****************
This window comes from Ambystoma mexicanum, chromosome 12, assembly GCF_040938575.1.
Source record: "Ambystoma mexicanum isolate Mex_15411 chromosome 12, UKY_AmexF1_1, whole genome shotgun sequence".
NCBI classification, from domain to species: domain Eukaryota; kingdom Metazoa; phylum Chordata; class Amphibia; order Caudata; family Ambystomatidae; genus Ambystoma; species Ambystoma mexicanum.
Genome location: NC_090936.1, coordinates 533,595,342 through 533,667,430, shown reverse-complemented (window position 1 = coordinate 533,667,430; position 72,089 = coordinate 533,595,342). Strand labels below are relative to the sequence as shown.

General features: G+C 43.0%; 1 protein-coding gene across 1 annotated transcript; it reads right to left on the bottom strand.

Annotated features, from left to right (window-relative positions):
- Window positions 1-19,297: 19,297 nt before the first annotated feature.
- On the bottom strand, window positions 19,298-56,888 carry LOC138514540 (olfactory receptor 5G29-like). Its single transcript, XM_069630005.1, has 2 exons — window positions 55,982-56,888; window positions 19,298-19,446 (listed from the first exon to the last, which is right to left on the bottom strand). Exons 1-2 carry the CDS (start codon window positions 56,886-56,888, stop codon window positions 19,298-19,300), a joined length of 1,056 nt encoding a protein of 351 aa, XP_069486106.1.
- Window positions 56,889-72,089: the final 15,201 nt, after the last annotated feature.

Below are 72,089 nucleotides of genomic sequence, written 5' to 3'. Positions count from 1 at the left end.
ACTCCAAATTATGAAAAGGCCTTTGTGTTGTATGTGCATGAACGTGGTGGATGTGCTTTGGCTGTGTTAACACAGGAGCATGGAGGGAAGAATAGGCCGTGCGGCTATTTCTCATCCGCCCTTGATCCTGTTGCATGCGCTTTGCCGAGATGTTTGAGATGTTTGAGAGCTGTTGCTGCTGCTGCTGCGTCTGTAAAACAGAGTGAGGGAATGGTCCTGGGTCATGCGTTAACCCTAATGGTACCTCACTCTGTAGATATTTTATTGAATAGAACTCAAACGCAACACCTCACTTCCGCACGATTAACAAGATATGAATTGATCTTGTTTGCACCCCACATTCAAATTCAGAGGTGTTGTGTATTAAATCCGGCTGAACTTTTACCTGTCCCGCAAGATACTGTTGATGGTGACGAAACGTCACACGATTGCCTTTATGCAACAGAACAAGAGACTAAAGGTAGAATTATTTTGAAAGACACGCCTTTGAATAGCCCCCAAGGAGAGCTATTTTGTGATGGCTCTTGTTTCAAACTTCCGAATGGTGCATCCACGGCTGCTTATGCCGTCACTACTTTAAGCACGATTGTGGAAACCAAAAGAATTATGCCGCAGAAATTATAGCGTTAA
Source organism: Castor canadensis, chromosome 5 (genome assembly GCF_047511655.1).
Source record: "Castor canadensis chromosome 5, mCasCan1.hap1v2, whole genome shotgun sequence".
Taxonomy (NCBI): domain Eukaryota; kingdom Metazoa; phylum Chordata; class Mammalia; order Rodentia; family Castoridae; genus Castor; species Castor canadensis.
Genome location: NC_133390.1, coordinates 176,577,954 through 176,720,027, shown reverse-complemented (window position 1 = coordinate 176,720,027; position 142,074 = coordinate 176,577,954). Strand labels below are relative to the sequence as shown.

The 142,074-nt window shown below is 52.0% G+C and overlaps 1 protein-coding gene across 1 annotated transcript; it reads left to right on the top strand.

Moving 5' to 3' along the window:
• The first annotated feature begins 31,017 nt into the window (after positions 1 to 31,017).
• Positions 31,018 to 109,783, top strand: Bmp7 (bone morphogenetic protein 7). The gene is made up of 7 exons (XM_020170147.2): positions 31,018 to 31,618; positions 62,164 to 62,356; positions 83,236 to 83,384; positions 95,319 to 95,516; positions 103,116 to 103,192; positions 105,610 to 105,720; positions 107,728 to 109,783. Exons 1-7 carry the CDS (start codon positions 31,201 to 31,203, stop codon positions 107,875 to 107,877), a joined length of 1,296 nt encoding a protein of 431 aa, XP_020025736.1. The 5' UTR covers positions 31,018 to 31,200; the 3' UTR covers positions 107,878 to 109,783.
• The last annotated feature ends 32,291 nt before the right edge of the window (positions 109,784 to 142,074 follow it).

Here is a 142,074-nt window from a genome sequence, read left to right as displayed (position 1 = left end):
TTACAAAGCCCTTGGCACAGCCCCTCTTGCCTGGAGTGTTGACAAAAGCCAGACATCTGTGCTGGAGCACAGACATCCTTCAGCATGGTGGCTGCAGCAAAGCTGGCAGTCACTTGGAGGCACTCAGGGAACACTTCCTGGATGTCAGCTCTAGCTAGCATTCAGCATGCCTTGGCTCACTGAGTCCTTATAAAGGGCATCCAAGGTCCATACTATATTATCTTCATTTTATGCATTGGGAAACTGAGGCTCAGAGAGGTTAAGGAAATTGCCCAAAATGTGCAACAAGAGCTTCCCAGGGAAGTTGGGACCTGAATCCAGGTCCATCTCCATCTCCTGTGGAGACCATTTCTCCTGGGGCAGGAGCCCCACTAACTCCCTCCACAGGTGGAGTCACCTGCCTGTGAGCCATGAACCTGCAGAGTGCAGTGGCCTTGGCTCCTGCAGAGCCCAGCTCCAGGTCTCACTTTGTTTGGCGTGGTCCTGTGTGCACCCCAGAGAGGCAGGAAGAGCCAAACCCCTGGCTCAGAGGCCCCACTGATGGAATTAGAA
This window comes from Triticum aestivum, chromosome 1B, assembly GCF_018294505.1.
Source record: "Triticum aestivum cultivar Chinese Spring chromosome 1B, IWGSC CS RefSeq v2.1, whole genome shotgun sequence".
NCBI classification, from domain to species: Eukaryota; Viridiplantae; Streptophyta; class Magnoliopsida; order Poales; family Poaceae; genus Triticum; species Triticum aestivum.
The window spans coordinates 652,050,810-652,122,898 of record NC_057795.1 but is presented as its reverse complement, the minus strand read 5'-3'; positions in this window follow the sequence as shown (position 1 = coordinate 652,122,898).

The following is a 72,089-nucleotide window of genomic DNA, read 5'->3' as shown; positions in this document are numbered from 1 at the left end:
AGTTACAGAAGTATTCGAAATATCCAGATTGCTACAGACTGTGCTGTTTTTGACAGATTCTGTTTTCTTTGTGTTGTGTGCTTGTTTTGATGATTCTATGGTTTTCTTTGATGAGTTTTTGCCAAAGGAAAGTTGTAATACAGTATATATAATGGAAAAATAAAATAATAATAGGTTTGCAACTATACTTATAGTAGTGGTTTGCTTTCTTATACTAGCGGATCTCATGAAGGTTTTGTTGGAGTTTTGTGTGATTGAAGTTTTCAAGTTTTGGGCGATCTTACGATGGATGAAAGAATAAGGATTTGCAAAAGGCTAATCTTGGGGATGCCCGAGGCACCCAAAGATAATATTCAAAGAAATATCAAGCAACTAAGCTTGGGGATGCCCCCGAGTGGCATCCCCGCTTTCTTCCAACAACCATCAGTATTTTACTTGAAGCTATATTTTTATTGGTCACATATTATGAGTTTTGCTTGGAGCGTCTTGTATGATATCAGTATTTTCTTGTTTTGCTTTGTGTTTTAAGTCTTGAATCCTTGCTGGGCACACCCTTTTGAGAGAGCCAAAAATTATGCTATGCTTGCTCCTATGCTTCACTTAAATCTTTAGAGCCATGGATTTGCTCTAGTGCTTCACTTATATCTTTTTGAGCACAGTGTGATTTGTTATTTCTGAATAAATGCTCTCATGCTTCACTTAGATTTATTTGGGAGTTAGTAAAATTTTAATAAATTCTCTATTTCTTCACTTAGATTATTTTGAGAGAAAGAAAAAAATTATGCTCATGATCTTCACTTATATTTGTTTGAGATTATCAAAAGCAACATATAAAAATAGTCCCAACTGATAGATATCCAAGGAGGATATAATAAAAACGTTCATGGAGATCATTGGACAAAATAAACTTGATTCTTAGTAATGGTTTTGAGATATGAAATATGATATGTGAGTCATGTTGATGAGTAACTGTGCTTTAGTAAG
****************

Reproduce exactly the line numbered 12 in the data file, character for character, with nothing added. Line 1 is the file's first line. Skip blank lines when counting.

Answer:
Source organism: Castor canadensis, chromosome 5 (genome assembly GCF_047511655.1).